In the first year of life there are rapid changes in the development of attention. Both dyadic and triadic attention have been examined as early markers of Autism Spectrum Disorder (ASD) in the at-risk infant siblings of children with an ASD (ASD-sibs). Studies comparing ASD-sibs and infant siblings of typically developing children (COMP-sibs) have, however, yielded conflicting results. This study examined dyadic and triadic attention between six and nine months in ASD-sibs and COMP-sibs to identify the stability of these skills in each group. This information paves the way for understanding future development in these infants.
To compare: 1) the stability of early dyadic attention, 2) the stability of triadic attention, and 3) mean group differences in these abilities among ASD-Sibs and COMP-Sibs.
Seventeen ASD-sibs and twenty COMP-sibs participated at six and nine months. Dyadic attention was measured in the Face to Face-Still-Face Protocol (FFSF) at six and nine months. In the FFSF, parents were instructed to play normally with their infant, hold a still-face, and then resume play. Dyadic attention was indexed as the rate per minute of infants’ gaze shifts at and away from the parent’s face. Triadic attention was measured in the Early Social Communication Scales (ESCS) at six and nine months. In the ESCS, an examiner plays with the infant in a semi-structured interaction. Triadic attention was measured as the rate per minute of infants’ initiating joint attention bids.
Among ASD-sibs, there was a significant association between rates of gaze shifts at six and nine months, r= .65, p= .02; this association was not significant for COMP-sibs, r=.15, p= .57. Among ASD-sibs, there was also a significant association between rates of initiating joint attention at six and nine months, r= .51, p= .04; again, this association was not significant for COMP-sibs, r= .28, p= .24. There were no group differences on either measure at either age.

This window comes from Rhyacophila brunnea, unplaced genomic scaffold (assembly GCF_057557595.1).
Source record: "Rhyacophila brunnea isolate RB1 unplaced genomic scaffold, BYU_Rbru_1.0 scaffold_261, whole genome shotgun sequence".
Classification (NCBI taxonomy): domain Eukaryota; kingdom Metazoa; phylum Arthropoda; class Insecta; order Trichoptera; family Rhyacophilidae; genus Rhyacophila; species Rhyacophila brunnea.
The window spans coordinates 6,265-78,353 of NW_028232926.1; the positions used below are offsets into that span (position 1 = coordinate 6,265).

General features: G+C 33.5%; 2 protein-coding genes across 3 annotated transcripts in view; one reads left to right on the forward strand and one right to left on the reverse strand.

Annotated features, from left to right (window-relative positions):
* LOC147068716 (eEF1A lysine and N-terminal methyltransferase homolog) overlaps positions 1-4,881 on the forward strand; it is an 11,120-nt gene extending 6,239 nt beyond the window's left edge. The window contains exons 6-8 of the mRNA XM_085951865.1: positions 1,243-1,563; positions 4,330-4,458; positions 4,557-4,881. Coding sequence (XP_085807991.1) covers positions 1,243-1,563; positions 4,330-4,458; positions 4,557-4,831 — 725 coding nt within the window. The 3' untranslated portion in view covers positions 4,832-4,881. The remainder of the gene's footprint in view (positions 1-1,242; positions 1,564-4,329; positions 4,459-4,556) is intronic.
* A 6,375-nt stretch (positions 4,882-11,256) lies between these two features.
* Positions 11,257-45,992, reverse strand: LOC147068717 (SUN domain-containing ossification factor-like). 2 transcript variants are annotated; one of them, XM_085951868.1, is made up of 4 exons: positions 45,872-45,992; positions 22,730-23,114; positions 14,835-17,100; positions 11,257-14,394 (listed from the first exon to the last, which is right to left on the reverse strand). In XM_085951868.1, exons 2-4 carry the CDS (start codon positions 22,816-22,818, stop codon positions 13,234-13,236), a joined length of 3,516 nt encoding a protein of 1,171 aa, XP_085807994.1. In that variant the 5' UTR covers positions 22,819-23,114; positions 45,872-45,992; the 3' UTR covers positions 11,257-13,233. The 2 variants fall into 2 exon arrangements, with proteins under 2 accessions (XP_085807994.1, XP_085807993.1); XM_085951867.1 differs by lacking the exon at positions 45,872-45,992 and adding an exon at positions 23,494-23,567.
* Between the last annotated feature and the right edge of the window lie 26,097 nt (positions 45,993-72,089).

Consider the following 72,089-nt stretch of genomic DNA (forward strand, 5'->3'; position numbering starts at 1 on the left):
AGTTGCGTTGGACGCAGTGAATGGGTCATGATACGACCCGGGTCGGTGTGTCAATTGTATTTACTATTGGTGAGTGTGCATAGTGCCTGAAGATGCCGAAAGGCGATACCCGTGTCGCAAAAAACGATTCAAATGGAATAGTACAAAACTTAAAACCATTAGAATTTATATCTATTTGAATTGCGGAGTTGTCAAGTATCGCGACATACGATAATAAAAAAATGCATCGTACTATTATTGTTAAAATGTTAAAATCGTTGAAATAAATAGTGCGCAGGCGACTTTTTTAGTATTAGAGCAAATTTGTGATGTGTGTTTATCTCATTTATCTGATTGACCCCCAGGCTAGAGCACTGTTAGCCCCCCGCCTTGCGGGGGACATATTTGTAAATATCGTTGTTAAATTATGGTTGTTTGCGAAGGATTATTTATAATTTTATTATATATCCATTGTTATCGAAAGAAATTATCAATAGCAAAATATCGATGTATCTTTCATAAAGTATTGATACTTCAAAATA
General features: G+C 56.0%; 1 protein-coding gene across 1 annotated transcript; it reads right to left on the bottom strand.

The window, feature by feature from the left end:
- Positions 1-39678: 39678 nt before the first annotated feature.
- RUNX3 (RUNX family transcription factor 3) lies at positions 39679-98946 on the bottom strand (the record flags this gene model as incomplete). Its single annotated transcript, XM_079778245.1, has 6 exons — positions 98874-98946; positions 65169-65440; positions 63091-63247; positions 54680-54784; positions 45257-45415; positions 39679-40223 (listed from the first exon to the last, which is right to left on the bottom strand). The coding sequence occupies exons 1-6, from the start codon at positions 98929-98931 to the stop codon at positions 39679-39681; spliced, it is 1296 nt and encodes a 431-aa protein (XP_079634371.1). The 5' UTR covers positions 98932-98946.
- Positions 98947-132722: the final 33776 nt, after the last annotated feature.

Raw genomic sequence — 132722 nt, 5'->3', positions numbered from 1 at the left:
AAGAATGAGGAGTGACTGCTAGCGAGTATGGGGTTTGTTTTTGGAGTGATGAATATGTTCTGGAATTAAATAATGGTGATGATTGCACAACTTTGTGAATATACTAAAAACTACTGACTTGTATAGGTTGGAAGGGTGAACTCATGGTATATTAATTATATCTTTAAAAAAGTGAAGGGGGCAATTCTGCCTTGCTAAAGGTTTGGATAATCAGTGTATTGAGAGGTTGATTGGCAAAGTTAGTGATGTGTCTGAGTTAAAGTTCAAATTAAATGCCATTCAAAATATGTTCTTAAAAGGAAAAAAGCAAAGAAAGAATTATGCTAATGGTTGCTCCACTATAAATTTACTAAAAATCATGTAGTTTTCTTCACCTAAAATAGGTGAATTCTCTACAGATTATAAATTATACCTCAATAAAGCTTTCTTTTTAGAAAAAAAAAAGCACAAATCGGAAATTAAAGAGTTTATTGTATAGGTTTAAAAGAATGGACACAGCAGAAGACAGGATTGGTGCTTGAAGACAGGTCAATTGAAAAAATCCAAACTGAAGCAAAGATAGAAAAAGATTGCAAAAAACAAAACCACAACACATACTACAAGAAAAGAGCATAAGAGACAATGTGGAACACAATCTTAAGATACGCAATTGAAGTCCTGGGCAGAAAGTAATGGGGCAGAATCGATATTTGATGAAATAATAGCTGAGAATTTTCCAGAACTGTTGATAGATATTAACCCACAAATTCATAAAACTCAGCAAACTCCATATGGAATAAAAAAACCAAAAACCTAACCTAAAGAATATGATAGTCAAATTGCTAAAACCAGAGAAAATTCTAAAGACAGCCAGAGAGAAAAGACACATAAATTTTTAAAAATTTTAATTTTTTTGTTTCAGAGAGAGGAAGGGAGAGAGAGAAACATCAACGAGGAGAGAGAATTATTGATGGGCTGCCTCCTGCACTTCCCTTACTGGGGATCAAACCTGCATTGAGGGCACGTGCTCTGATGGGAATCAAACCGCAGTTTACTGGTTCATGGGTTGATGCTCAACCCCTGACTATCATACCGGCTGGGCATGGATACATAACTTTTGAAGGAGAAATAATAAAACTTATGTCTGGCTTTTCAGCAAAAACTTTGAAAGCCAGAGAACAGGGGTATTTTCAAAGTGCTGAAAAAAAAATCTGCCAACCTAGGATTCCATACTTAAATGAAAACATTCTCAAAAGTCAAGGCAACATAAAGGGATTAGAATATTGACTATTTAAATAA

Among ASD-sibs, both rate of gaze shifting toward and away from the parent’s face and rate of initiating joint attention with an examiner were stable across a three-month period; neither behavior showed stability among COMP-sibs. While ASD-sibs and COMP-sibs did not differ on mean levels of dyadic and triadic attention, only ASD-sibs exhibited significant stability. The lack of significant stability demonstrated by COMP-sibs may reflect dynamic development, characterized by transformation and reorganization. Conversely, ASD-sibs at the same chronological age may be undergoing static development, characterized by continuity and stability. This suggests a endophenotype that tethers attentional behaviors and limits the range of developmental pathways available to at-risk infants in both dyadic and triadic contexts. The current findings have important implications for those ASD-sibs who have lower levels of dyadic or triadic attention at six months because they continue to show lower levels of these abilities at nine months. We will continue to examine the stability of dyadic and triadic attention at later ages to further explore this hypothesis.
See more of: Clinical Phenotype
See more of: Symptoms, Diagnosis & Phenotype